The widespread college admissions cheating scandal may not be the first time fashion designer Mossimo Giannulli has been involved in alleged duplicity when it comes to the University of Southern California.
Days after Giannulli and his wife, Lori Loughlin, pleaded not guilty to charges in connection with allegedly paying $500,000 in bribes to get their two daughters into college, a 2016 interview has surfaced suggesting that the fashion designer faked his college years.
In the interview with The Hundreds fashion blog, Giannulli said that he lied to his parents about attending USC in the 1980s and used the tuition money to start a T-shirt business instead.
"SC was expensive, so that was how I was starting my company,'' he said. "I used all that cash."
The blog post also noted that Giannulli falsified report cards to convince his father that he was a USC student and even created fake tuition bills to get his hands on the money.
Giannulli and Loughlin's younger daughter, social media influencer Olivia Jade, told a similar story on the "Zach Sang Show" on YouTube last month before the scandal surfaced.
"He has a really crazy story in college,'' she said about her father. "He wasn't actually — I don't know if I'm supposed to say this, sorry, dad — ever enrolled in college. But he faked his way through it, and then he started his whole business with tuition money that his parents thought was going to college."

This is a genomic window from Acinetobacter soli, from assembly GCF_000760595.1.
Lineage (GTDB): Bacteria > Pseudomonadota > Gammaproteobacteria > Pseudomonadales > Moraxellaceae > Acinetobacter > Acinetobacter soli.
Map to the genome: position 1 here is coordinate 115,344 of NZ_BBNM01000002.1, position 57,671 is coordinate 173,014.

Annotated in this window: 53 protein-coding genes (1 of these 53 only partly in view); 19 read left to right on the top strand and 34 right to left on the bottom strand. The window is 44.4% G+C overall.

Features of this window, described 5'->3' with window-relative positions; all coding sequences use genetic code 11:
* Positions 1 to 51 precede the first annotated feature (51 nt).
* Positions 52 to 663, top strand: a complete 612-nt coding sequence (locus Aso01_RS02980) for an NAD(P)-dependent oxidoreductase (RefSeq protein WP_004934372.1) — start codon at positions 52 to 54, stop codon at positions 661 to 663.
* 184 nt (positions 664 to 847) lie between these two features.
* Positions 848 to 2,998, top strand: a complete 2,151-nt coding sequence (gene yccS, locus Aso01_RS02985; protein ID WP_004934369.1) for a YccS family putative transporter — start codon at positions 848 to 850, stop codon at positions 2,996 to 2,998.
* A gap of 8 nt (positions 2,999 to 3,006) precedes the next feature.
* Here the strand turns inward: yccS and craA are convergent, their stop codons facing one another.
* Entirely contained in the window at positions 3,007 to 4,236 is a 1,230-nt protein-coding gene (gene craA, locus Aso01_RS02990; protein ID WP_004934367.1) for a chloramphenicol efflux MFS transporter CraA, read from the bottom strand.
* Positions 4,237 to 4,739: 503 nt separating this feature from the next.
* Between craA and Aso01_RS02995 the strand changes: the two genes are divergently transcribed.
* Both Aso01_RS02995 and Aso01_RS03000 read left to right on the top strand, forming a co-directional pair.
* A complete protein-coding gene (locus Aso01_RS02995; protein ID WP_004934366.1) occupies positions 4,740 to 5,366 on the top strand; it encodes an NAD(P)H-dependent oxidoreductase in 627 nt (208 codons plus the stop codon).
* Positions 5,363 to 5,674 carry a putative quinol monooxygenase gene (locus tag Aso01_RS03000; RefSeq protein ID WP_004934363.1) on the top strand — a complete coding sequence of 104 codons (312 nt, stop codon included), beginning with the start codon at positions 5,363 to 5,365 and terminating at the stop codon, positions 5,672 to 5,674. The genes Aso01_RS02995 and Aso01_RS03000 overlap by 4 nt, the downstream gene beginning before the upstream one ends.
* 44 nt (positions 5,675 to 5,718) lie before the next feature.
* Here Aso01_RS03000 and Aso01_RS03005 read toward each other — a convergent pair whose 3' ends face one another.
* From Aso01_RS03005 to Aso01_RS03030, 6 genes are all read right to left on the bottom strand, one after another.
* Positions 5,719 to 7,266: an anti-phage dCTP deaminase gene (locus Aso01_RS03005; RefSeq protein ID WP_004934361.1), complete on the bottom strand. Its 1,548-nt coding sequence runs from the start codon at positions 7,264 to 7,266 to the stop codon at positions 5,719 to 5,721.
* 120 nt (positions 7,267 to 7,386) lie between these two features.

Loughlin, Giannulli and Olivia Jade did not respond to requests for comment by TODAY.
Giannulli and Loughlin face a maximum of 40 years in prison if convicted on charges of money laundering and conspiracy to commit mail fraud.
There also could be more indictments in the case, as more parents have struck deals with federal prosecutors to help them charge additional people, NBC News confirmed.
Two of the 13 parents who've agreed to plead guilty, California real estate investor Bruce Isackson and his wife, Davina, have struck a cooperation agreement after being charged with paying $600,000 in bribes to get their daughters into college. One of their daughters, Lauren, posed as a soccer star to help her get into UCLA despite never playing competitively.
The Isacksons could receive lighter sentences if they provide prosecutors information that leads to further indictments.
"Our duty as parents was to set a good example for our children, and instead we have harmed and embarrassed them by our misguided decisions,'' the Isacksons said in a statement to TODAY.